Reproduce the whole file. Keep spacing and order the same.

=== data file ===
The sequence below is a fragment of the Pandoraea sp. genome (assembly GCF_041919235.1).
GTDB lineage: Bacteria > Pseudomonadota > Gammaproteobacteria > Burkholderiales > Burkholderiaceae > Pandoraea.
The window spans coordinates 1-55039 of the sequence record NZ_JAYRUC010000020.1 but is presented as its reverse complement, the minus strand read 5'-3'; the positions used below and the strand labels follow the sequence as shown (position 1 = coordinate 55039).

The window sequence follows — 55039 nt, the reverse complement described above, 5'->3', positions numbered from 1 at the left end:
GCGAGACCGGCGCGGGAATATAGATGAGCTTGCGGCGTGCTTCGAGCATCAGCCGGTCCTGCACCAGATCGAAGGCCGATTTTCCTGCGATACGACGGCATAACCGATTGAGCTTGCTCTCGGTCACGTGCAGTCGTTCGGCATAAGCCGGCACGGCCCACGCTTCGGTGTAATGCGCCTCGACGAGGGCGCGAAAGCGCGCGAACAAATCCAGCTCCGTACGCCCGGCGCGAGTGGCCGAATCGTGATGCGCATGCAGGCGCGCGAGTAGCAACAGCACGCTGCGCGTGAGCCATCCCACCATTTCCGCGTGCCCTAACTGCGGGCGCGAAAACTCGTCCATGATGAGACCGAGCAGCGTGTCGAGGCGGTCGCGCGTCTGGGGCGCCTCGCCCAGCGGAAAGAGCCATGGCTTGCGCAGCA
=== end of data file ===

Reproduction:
The sequence below is a fragment of the Pandoraea sp. genome (assembly GCF_041919235.1).
GTDB lineage: Bacteria > Pseudomonadota > Gammaproteobacteria > Burkholderiales > Burkholderiaceae > Pandoraea.
The window spans coordinates 1-55039 of the sequence record NZ_JAYRUC010000020.1 but is presented as its reverse complement, the minus strand read 5'-3'; the positions used below and the strand labels follow the sequence as shown (position 1 = coordinate 55039).

The window sequence follows — 55039 nt, the reverse complement described above, 5'->3', positions numbered from 1 at the left end:
GCGAGACCGGCGCGGGAATATAGATGAGCTTGCGGCGTGCTTCGAGCATCAGCCGGTCCTGCACCAGATCGAAGGCCGATTTTCCTGCGATACGACGGCATAACCGATTGAGCTTGCTCTCGGTCACGTGCAGTCGTTCGGCATAAGCCGGCACGGCCCACGCTTCGGTGTAATGCGCCTCGACGAGGGCGCGAAAGCGCGCGAACAAATCCAGCTCCGTACGCCCGGCGCGAGTGGCCGAATCGTGATGCGCATGCAGGCGCGCGAGTAGCAACAGCACGCTGCGCGTGAGCCATCCCACCATTTCCGCGTGCCCTAACTGCGGGCGCGAAAACTCGTCCATGATGAGACCGAGCAGCGTGTCGAGGCGGTCGCGCGTCTGGGGCGCCTCGCCCAGCGGAAAGAGCCATGGCTTGCGCAGCA